Leslie Mendelson’s new album, “Love & Murder,” is perfectly titled, a mysterious mix of stark romanticism and darkness. With an eight-year gap since her promising debut, and the self-doubt that crept in when her career was in question, it wasn’t hard for Mendelson to tap into the melancholy that inspired much of the material.
“There was a lot of frustration in my career at that point. I had gone to London, I had a record that never came out and wound up getting an opportunity to make a record with Glyn Johns. And having that existential crisis, and that was what ‘Crazy’ is about,” shares Mendelson, on the phone from her apartment in Williamsburg, Brooklyn. “I was doing the same thing, at one point everyone loved it, and all of a sudden nobody liked it. I hadn’t changed, and everything changed around me.”
But, more important, “in true artist form, we don’t give up and I fought through it,” she says. The result is the emotionally arresting and musically disciplined “Love & Murder,” due out April 14 on Royal Potato Family records. In advance of the album release and an April 25 release show at Berlin (25 Avenue A, New York City), we chatted with Mendelson about the themes that run through the album, working with a band and her unexpected collaborative relationship with Bob Weir, who appears on the album.
Some of these songs are close to 10 years old, but there seems to be a cohesive theme.
That’s exactly right. The producer, Mark Howard, when I played him songs, I’d say the bulk of them are new; “Coney Island” is older, “The Circus Is Coming To Town” is older, “Jericho” is a little bit older, but “Murder Me,” “Crazy,” “Love You Tonight” and “Chasing The Thrill” are all newer. I played him a bunch of songs, but for some reason these songs just connected. There’s a theme, there’s a vibe and we kept calling it “the murder ballad record.”
What did Mark Howard (Bob Dylan, U2, Neil Young) bring to the table?
I recorded a couple of albums, and they’ve always been productions, a lot of people involved, and this time it was just me and him. At the end of the day, it was me and my voice and the songs, and that’s something I never did before, as far as make a full record like that. It was refreshing, even though it was vulnerable because I’m really putting myself out there. It was something that just had to happen.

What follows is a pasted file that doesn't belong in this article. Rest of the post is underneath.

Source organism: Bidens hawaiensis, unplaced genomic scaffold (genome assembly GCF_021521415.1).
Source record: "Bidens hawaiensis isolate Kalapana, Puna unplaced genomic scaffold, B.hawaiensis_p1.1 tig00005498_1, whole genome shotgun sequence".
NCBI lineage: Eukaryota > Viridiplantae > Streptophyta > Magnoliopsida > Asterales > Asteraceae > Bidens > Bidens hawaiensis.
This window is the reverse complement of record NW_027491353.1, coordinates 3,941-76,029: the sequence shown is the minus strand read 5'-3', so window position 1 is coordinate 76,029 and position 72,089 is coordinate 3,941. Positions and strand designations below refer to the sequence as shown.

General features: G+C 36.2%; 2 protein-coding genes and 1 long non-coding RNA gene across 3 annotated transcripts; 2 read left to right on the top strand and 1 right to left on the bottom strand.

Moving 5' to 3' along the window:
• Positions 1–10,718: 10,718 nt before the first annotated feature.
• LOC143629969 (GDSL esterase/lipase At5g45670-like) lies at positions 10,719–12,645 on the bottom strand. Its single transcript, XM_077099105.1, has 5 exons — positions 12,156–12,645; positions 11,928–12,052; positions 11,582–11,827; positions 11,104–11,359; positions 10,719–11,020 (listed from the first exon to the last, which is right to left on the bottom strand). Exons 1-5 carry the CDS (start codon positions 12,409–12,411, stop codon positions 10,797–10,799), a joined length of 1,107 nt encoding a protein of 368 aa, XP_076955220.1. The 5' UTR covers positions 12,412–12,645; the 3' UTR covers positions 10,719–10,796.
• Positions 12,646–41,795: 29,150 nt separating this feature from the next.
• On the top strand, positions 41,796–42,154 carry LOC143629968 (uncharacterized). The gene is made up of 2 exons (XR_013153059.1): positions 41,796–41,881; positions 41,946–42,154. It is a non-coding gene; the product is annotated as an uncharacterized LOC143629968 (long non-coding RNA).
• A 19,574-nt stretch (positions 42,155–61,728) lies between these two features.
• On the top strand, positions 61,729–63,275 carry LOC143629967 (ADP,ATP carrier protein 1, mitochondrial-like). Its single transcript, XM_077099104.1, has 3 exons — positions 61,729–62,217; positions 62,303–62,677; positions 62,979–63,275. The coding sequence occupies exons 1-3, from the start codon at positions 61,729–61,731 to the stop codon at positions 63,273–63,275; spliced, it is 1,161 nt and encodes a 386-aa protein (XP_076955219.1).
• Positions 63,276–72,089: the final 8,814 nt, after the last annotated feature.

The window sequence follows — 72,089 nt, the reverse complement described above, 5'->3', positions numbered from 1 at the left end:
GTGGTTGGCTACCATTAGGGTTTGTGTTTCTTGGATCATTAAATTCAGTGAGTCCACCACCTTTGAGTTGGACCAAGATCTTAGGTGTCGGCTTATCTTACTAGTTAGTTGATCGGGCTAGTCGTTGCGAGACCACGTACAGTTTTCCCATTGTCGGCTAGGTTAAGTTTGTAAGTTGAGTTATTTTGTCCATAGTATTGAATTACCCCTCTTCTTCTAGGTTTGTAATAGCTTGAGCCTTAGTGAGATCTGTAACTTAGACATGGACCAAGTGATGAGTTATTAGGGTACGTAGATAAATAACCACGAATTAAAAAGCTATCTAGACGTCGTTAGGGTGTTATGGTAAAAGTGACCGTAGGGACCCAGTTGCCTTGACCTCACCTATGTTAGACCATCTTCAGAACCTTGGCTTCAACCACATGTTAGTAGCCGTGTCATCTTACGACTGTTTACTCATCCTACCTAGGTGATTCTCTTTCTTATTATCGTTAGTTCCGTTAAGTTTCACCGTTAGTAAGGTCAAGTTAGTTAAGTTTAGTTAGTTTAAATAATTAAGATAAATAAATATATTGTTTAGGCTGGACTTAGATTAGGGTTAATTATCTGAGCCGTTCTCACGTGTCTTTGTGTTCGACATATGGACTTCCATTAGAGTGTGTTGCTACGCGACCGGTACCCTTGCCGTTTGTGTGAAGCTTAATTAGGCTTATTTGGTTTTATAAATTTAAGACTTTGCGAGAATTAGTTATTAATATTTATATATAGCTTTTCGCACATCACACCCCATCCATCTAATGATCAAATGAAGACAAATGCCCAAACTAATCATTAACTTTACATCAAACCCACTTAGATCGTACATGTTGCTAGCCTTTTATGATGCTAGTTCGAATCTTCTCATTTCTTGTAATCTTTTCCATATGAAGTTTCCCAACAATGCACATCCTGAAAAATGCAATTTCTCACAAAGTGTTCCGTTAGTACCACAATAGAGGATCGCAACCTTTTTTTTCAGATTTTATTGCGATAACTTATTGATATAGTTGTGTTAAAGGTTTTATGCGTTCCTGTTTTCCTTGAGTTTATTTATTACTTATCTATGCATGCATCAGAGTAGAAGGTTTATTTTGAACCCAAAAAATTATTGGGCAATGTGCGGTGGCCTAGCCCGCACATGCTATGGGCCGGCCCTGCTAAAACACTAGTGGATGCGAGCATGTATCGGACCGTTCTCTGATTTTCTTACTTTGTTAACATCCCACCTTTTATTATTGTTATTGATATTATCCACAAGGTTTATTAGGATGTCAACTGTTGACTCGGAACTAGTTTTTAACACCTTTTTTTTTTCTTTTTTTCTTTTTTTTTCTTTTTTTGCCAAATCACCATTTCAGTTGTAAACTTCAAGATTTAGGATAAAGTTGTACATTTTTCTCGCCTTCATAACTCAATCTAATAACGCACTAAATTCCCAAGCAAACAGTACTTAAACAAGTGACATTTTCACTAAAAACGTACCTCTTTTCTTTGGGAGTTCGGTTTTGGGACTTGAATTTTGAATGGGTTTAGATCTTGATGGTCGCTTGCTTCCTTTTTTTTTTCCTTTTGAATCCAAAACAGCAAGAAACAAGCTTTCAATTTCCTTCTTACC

You’ve been writing with Steve McEwan for a while. Why work with a writing partner?
I could write alone. Steve McEwan is pretty much my only partner. You know when you just connect with somebody. We answer each other’s questions when it comes to writing, and it’s a very natural relationship stylistically. He brings out the best in me,
Tell me about the recording of the song “Murder Me.” It’s almost a whispered vocal. Was that difficult to capture?
It was. I actually redid it. It was very different the first time I recorded it. I had been singing it a certain way, and [Mark] said, “Can you try to do it in a different style?” At first it felt so weird, but it really lent itself to the song.
One of the more notable songs on the album is your duet with Bob Weir on Roy Orbison’s “Blue Bayou.”
That actually happened before I started the record. I had an artist’s residence at [Weir’s] TRI Studios. I was working with [Widespread Panic bassist] Dave Schools, and when we were done, that’s when Dead and Company moved in, so I was in town and they gave me a room to do my own thing. At the end of the week, Bob, he’s super cool, AJ, his guitar tech, came in to check on me, and I was singing “Blue Bayou,” and he said Bob would love that song, we ended up recording it. We’re both playing and singing at the same time.
That happened when I was in London. Justin Kreutzmann is a filmmaker and was doing a documentary on Pete Townshend, and they were in town and my management at the time said check out our artist. Before they came to see me, they saw this old clip of me singing “Friend Of The Devil” at the Relix offices, and they said, “Ah, she’s a Head,” and I was. I kind of grew up listening to Grateful Dead music. I never saw them live, but I did that song, and they said Bob would really love you. And he invited me to do “Weir Here” [his online talk show/variety show]. I met Dave Schools and Steve Kimock that day, and that started my friendship with everyone.
What are some of your favorite Grateful Dead songs?
I love “To Lay Me Down,” I like a lot of the stuff off of “American Beauty.” I’ve kind of sung backup on “Tennessee Jed.” We sing in the same key, Jerry and I; I don’t have to change the key so much. I like “Lazy River Road,” I think he wrote it right before he passed away. I like a lot of the folky songs.
How would you describe the feel of your live shows?
I can definitely thank Kimock and that scene for kind of getting me to this next phase. I started working with a band again. I put a band together; my co-writer plays guitar, and there’s bass and drums, and for the album release I’m going to get horns.
Tell me about your early years as a musician.
I feel like I’ve always been into, again, it always comes back to the songs. Great songwriters. I feel like I cross genres a lot. I just love the greats. I love everyone from David Bowie to Frank Sinatra.
What have you been listening to lately?
I was Just listening to Drake (laughs). I like Drake. Courtney Barnett. Margo Price.